Seated leg curl contraction. / YouTube

Seated leg curls are better than lying leg curls at building hamstring muscle. This may be surprising. After all, the lying leg curl is the old standard. Every gym has a prone leg curl machine. But the seated version? Maybe; maybe not. The seated leg curl might seem like a shorter, easier movement, as too many bro science “experts” preach. And it might just feel more hardcore to lie face-down and crank out leg curls than to sit and do them. Forget all that. What does the non-bro, real science say? If you had to choose between the two (and hopefully you don’t) taking a seat is the superior way to train hams. Let’s explore why.


With both the seated leg curl and lying leg curl, your legs at the knee joints contract the same amount, from straight to bent at more than 90 degrees.

TIP: Any leg curl contraction depends somewhat on the size of the ankle pad, so, if you have a choice, a machine with a thinner pad can provide a slightly greater range of motion.

Because of this same straight to bent movement, you might think the two exercises are interchangeable.

seated leg curls
Seated leg curl stretch. / YouTube

Wrong. They’re actually very different exercises. To visualize how different, picture doing a seated leg curl movement while lying face down. Unlike a lying leg curl on a flat machine, your thighs would not be aligned with your upper body and horizontal to the the floor. Instead, they’d be bent 90 degrees at your hips and vertical to the floor.

The greater hip flexion of the seated leg curl places the three hamstring muscles in a more lengthened position. Conversely, the lying leg curl begins with more hip extension, placing the hamstrings in a more shortened position. Evidence shows, as renowned exercise scientist Brad Schoenfeld, PhD writes: “[There are] greater gains in distal muscle hypertrophy when training at long vs. short muscle lengths for the limb muscles.” Put simply, longer length equals greater gains.

TIP: Most modern leg curl machines are angled downward at the front (upper body) and/or the back (thighs). These machines provide greater hip flexion than the old-school, flat, leg curl machines and therefore are superior, but they still won’t provide as much hip flexion as a seated leg curl machine.

seated leg curls vs lying leg curls
An angled leg curl machine recruits the hamstrings more than a flat leg curl machine. / YouTube


A recent study pitted the seated leg curl versus the lying leg curl. For 12 weeks, 20 subjects did seated leg curls with one leg and lying leg curls with the other: five sets of 10 reps twice weekly. Leg dominance was factored into the design, with half doing seated with their stronger leg and the other half doing lying with their stronger leg. Afterwards, the subjects tested strength, hypertrophy, and three-day muscle damage.

Muscle damage was similar for seated vs. lying. Strength gains were slightly greater for the seated leg curl: 31.1% versus 26.6% for lying. When it came to hamstring hypertrophy, both exercises caused similar growth of the biceps femoris short head. However, the seated leg curl caused significantly more growth in the biceps femoris long head, semitendinosus, and semimembranosus (all three hamstring muscles). The lying leg curl provided more growth of the sartorius at the front of the thigh.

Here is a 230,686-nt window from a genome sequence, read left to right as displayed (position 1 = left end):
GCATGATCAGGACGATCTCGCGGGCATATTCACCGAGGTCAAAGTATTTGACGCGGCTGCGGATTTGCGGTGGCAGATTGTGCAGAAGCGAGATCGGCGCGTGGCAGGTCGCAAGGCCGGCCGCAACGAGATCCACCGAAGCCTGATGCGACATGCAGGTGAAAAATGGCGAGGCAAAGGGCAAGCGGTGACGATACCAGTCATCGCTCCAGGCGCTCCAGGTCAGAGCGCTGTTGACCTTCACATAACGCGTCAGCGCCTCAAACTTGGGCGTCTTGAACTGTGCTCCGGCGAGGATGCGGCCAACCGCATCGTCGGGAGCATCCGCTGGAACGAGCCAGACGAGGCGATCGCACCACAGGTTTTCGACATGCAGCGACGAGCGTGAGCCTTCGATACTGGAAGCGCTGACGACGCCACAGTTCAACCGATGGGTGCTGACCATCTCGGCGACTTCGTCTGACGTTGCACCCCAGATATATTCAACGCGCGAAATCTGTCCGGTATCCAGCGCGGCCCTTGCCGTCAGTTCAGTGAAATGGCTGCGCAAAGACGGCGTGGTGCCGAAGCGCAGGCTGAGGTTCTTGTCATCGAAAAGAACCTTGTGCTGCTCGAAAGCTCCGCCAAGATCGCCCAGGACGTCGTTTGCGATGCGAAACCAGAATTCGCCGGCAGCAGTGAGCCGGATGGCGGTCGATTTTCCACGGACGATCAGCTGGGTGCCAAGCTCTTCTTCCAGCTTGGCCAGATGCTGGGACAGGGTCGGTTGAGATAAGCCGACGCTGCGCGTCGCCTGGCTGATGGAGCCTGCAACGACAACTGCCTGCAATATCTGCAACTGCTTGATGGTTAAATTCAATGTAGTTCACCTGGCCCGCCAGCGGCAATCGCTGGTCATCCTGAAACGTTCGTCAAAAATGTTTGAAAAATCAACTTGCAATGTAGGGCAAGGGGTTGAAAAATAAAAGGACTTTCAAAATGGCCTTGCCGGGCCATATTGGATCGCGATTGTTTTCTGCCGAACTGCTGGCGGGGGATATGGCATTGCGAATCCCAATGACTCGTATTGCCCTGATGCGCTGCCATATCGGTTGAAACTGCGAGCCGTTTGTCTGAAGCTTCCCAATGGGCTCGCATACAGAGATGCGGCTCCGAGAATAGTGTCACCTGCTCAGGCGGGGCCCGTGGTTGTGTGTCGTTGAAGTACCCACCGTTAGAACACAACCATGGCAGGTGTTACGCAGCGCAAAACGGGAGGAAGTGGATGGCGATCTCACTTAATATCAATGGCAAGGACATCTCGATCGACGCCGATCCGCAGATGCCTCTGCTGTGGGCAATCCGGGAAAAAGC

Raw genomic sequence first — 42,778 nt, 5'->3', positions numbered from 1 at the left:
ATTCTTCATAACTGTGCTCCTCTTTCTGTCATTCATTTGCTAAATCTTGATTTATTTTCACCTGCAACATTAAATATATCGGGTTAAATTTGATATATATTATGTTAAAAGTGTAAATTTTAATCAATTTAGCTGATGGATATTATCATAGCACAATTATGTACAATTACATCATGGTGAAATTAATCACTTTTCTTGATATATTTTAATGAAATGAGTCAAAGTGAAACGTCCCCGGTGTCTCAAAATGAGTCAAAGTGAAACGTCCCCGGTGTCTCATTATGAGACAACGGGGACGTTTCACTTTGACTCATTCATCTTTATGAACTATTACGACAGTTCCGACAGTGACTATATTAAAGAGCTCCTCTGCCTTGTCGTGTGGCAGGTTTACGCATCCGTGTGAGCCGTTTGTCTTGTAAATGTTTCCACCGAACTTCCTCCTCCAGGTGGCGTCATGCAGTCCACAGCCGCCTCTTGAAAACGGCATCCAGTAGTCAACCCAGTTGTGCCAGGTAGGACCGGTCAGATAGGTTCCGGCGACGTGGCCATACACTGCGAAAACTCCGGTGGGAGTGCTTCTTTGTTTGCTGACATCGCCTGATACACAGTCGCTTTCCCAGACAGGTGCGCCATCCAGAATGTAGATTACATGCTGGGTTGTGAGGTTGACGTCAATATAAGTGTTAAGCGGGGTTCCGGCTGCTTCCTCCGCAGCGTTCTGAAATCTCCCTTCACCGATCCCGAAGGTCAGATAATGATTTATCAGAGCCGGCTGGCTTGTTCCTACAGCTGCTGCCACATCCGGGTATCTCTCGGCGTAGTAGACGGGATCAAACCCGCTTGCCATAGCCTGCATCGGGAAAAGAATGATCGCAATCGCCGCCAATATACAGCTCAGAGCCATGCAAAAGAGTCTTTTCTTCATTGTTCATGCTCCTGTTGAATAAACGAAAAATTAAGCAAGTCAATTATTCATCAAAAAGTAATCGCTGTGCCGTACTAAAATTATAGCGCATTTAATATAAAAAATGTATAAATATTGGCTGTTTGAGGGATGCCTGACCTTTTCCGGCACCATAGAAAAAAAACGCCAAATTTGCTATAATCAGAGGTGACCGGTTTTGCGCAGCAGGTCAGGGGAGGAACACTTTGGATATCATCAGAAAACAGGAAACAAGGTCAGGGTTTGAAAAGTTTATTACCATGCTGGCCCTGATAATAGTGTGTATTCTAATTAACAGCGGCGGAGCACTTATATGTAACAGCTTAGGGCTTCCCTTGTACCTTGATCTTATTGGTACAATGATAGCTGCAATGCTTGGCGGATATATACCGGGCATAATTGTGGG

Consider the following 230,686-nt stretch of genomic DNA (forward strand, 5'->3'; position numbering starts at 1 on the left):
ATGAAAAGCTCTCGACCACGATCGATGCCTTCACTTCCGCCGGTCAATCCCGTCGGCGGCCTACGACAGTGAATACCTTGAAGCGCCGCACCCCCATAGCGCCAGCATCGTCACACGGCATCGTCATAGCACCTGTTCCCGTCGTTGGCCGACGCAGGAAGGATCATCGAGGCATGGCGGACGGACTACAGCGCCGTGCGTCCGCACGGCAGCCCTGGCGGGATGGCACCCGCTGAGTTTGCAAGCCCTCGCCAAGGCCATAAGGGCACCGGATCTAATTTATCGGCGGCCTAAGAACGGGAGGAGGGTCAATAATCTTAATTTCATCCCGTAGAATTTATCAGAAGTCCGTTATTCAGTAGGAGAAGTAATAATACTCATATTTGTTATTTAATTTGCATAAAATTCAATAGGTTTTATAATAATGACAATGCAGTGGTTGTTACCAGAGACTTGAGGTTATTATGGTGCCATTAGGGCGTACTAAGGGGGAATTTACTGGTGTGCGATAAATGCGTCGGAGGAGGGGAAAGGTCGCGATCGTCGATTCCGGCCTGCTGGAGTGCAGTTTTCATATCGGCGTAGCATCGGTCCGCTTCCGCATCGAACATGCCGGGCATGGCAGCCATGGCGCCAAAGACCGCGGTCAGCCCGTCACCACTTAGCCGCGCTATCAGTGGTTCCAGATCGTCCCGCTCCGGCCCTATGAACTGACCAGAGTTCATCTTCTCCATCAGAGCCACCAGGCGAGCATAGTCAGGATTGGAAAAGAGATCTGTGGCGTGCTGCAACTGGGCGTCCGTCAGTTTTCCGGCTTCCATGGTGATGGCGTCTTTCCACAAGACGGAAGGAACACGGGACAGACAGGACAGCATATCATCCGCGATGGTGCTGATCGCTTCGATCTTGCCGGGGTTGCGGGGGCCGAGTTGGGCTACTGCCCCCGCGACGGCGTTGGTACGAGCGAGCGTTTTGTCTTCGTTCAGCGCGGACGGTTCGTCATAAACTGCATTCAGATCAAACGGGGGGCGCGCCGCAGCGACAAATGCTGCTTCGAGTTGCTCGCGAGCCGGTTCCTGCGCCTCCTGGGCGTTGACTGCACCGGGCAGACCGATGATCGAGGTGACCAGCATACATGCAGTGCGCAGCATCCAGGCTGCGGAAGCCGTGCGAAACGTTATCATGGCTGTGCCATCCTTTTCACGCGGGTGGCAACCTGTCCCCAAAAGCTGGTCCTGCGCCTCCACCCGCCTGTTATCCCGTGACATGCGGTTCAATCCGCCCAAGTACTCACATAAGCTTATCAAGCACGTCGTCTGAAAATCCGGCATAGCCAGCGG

seated leg curls
The three hamstring muscles. / Wikimedia: BruceBlaus (changes made)

The study’s authors concluded: “In summary, we demonstrated that hamstring muscle hypertrophy was greater after seated than prone leg curl training, exclusively for the biarticular hamstrings that were in more lengthened positions during the seated leg curl….the seated rather than prone leg curl is recommended if training aims include increasing/maintaining muscle size of the hamstrings.”


As for other hamstring exercises, they too seem to follow the longer length equals greater gains formula. Anytime you bend at the hip joint, such as when seated or bending towards the floor, the hamstring is going to be at a greater length. An EMG study of four hamstring exercises (lying leg curl, good morning, glute-ham raise, Romanian deadlift) concluded that the latter two created the most hamstring muscle activation. Yep, bent at the hip joint, again. That’s true of good mornings, too, though the glute-ham raise (with the upper body down in the stretch position) and Romanian deadlift ranked highest. Because the stress is different than a leg curl, we advise pairing either the glute-ham raise or stiff-leg/Romanian deadlift with a leg curl exercise.

As for standing leg curls, mechanically, these are the same as a seated or lying leg curl but performed with one leg at a time. If you lean forward, it approximates a seated leg curl (more hip flexion). If you stay vertical, it approximates a lying leg curl (more hip extension).

TIP: Whatever hamstring exercise you do, make sure to get a full stretch on every rep. Full extension is the most important part of the lift for maximizing growth.


The lying leg curl has taken a beating in this article. Let’s give it some love. It’s a perfectly good exercise. Because the hip joints are straight or straighter, it works the hamstrings differently than a fully-bent-hip exercise, so it makes a good pairing with the seated leg curl or stiff-leg deadlift. Do lying leg curls.

However, if you do only one leg curl exercise, and the choice is between lying or seated, take a seat.

Related: The Best Hamstring Workouts